Sotto taunts ex-DOH chief: You’re callous, insensitiveBy Cathy C. Yamsuan
Philippine Daily Inquirer
Senate Majority Leader Vicente “Tito” Sotto III on Tuesday described as callous and insensitive former Health Secretary Esperanza Cabral’s challenge for him to produce the death certificate of his son.
Cabral issued the dare a day after Sotto revealed in the first part of a turno en contra speech on the reproductive health (RH) bill that his firstborn, a son named Vincent Paul lived for only five months because his wife Helen took contraceptive pills but still got pregnant.
Sotto said a doctor later confirmed that the pills that Helen had taken caused Vincent to be born with a weak heart that required daily blood transfusions.
Cabral sent the Inquirer a copy of her reaction to Sotto’s disclosure. She noted that Helen’s obstetrician, Dr. Carmen Enverga-Santos, died many years ago and “cannot confirm or belie” the senator’s claim.
“However, an inspection of the hospital records and death certificate of Vincent Paul may help show the real cause of his death. I hope the good senator will make these public,” Cabral said.
She stressed that artificial methods of birth control including condoms, contraceptives and IUDs “have not been shown by scientific methods to cause ‘weak hearts’ in babies any more than brushing or not brushing your teeth in the morning has been shown to cause ‘weak hearts’ in babies.”
Sympathy for Sotto
“Is she implying that I’m lying about the death of my son? If Doctor Cabral is challenging me then I am ready to declare war,” Sotto said in a text message.
“Her reaction speaks more about her more than about me. Will she lie if she lost a child? She’s too callous and insensitive,” he added.
Sotto asked Cabral to read “The Greatest Experiment Ever Performed On Women” by Barbara Seaman that mentioned studies proving that mothers who got pregnant while on the pill “have more abnormal children (with) lower I.Q.”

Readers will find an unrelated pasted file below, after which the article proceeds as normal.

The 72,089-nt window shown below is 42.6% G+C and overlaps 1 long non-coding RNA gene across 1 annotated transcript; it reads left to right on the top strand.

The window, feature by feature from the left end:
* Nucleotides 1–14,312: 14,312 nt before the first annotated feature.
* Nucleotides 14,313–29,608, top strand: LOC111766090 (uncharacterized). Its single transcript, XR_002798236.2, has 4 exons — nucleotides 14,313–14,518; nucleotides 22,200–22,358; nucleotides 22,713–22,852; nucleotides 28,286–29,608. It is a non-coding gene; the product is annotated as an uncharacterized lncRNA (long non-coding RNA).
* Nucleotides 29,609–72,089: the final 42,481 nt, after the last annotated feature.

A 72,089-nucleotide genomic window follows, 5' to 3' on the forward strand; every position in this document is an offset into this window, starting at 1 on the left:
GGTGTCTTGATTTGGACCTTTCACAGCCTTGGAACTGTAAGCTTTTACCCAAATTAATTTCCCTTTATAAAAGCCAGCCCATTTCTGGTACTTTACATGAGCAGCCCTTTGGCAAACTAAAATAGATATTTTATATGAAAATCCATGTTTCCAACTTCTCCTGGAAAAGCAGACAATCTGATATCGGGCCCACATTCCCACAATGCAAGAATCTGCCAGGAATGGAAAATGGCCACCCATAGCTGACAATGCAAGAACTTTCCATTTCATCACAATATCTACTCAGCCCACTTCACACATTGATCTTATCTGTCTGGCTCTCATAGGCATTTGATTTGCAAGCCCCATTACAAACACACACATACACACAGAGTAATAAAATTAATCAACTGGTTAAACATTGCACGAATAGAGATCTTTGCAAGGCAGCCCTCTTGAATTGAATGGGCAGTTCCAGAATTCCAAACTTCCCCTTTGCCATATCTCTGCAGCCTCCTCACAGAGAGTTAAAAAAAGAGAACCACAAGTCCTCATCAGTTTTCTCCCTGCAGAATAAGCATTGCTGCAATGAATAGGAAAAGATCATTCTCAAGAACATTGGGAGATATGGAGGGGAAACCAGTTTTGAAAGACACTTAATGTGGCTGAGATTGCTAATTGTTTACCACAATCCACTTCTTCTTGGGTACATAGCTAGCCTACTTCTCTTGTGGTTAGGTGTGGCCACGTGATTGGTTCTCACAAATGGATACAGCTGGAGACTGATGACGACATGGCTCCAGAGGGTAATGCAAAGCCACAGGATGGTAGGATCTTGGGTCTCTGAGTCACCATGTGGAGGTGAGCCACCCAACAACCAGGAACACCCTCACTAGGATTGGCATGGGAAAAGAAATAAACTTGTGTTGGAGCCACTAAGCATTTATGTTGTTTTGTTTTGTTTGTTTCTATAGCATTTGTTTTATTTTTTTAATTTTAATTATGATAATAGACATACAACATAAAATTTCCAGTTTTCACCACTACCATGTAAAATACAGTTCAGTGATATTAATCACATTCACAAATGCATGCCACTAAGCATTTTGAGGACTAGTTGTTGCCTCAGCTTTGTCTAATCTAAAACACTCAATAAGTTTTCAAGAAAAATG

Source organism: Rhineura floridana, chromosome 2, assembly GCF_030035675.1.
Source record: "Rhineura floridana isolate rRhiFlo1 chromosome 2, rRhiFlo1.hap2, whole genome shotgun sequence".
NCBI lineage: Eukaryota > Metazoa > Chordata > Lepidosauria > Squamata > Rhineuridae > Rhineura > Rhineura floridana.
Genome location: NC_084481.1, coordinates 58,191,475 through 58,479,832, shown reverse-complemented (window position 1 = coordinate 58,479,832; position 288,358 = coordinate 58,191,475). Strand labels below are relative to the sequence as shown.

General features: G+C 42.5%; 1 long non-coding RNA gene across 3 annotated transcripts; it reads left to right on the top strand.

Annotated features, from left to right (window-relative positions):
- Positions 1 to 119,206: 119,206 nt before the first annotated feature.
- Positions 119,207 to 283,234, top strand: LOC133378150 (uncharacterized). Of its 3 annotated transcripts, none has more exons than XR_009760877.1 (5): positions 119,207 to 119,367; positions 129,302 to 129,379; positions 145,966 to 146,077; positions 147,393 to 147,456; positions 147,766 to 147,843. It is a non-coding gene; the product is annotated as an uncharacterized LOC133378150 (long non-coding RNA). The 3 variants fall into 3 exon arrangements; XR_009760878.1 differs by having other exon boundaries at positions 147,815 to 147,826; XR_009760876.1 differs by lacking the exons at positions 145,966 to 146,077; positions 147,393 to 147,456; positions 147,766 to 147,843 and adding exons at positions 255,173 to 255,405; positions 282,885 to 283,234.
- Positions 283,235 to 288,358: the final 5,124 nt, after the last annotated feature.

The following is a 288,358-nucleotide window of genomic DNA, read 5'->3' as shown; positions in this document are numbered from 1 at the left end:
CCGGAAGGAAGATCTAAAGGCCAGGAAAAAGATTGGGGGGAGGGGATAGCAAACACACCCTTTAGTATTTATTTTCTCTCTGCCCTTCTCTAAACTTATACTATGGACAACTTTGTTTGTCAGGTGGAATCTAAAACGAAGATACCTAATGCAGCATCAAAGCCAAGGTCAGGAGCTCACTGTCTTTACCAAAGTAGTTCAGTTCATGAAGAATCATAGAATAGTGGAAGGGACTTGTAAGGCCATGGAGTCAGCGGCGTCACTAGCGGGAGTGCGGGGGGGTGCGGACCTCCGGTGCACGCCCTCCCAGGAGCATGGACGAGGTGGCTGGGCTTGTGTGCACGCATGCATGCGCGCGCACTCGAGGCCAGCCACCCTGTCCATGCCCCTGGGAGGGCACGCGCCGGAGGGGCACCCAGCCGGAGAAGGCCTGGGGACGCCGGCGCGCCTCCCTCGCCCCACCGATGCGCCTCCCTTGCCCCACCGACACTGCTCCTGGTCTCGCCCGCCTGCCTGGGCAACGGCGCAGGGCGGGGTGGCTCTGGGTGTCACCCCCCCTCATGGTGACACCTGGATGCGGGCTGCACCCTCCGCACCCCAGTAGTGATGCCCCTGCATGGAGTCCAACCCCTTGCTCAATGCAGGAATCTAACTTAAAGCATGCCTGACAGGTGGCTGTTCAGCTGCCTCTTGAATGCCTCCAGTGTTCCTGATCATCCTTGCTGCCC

Sen. Pia Cayetano, principal author of the RH bill, told reporters on Tuesday she sympathized with Sotto.
Cayetano said she wasn’t on contraceptives when she gave birth to her son who was later diagnosed with a chromosomal disorder.
Lots of research
“In the seventies, they did not have the capacity to diagnose it the way they did when my child was born in 2000. My son… had a hole in his heart and large kidneys, cleft lip and cleft palate, and was perceived to be deaf and blind. But it had nothing to do with contraceptives,” Cayetano said.
She said she had done a lot of research but saw no relationship between child disabilities and the use of contraceptive pills.
“There is no well-founded belief, there is no grounded research that shows that children with disabilities—and I put this on record in the Senate during the interpellation with Senator [Lito] Lapid, and again, I also commiserate with him, because I also lost a child—there is no evidence that shows that link,” Cayetano said.
“All the issues that Senator Sotto raised have been settled in the previous interpellation,” she said. With reports from Norman Bordadora, Katherine Evangelista, INQUIRER.net
Originally posted: 8:36 pm | Tuesday, August 14th, 2012